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B.C. woodworking teacher with dodgy safety record reprimanded

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A B.C. woodworking teacher with a checkered safety record has been barred from teaching classes where there is machinery with moving parts in the classroom.

According to a July 6 B.C. Commissioner for Teacher Regulation decision, Greater Victoria teacher Christian William John Michel had received numerous complaints about safety issues in his middle school classroom over the years.

An incident in February 2020 when he was teaching a Grade 8 class appears to have been the final straw.

The decision says a student asked Michel for help building a small wooden table and need to use a planer to cut the wood, which the student had not used before.

"Michel did not provide written or verbal instructions to (the) student... on safe use of the planer," the decision says. "Michel also did not tell (the) student... who had long hair that reached the waist, that the hair had to be tied back."

Michel lined up the wood in the planer and told the student to push it through before he then went and helped another student.

The student pushed three pieces through successfully but a fourth became stuck.

"Michel pulled the wood from the back of the plane and returned it to the student telling the student to push it through the planer again, Michel did not turn off the power when pulling out the piece of wood," the decision says. "Michel then moved to another part of the shop to help another student."

The student continued to struggle to cut the fourth piece of wood and went to the back of the planer to get the stuck piece of wood.

The student's hair then became caught in the machine and a large clump of hair was ripped from their head.

Michel then took the student to the school office but didn't turn the power off to the classroom and provided no instructions to the class.

The student required stitches for the injury.

Following the incident that resulted in injury, the school district suspended Michel and several months later he resigned.

In this current decision, the B.C. teacher Commissioner is deciding on a more permanent punishment.

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According to the decision the school district had raised concerns over Michel's safety record previously.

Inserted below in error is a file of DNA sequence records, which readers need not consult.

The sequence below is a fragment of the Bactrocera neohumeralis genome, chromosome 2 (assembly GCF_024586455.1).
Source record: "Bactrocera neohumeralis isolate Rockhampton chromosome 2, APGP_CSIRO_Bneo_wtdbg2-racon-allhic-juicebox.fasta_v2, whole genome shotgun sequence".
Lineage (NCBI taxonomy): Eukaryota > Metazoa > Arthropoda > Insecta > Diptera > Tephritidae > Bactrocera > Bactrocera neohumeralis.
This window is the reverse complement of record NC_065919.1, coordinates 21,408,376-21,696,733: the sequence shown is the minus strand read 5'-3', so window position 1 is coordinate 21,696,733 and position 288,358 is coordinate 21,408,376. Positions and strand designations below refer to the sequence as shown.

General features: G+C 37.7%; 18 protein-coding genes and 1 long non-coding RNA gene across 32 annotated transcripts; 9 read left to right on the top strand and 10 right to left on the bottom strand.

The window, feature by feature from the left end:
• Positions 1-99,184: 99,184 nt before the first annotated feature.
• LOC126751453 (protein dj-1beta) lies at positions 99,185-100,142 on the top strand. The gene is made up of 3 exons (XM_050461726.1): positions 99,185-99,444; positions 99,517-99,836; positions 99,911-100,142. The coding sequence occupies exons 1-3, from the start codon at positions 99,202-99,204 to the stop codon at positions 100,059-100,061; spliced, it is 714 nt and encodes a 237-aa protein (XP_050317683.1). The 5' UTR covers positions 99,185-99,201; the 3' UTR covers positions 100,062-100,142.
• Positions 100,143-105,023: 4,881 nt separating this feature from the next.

Just days before the incident another school district employee witnessed a student using a piece of machinery without their hair tied back and told Michel it wasn't safe. Michel had given the student a hair tie, but the student hadn't tied their hair back.

In 2017 the principal had said he was "very concerned" because eight students had been injured in seven months.

As a result of these injuries, a safety inspection and risk hazard assessment was performed. Afterwards, it was advised that middle-school students should not be allowed to work on their own projects and needed supervising.

A further investigation found Michel's classroom too congested with no "safe zones" and students were using equipment too advanced for their age.

Further emails followed advising Michel about his practices.

In October 2018 another incident happened where a Grade 6 student was injured.

Michel signed an incident report that said not to allow Grade 6 students to use a vertical belt sander.

On weighing up his past history the teaching regulator prohibited Michel from teaching in any Applied Design, Skills, and Technology Education classroom in the K-12 education system.

"Which includes any classroom in which there is machinery with moving parts, regardless of whether it is in use while Michel is teaching the class," the decision says.

"Michel failed to ensure a safe learning environment for students, and Michel had previously been made aware of the need to maintain a safe learning environment," the decision reads.

The teaching regulator says Michel can apply to have the restriction removed if he can demonstrate he has undergone safety training and can protect students in his care.

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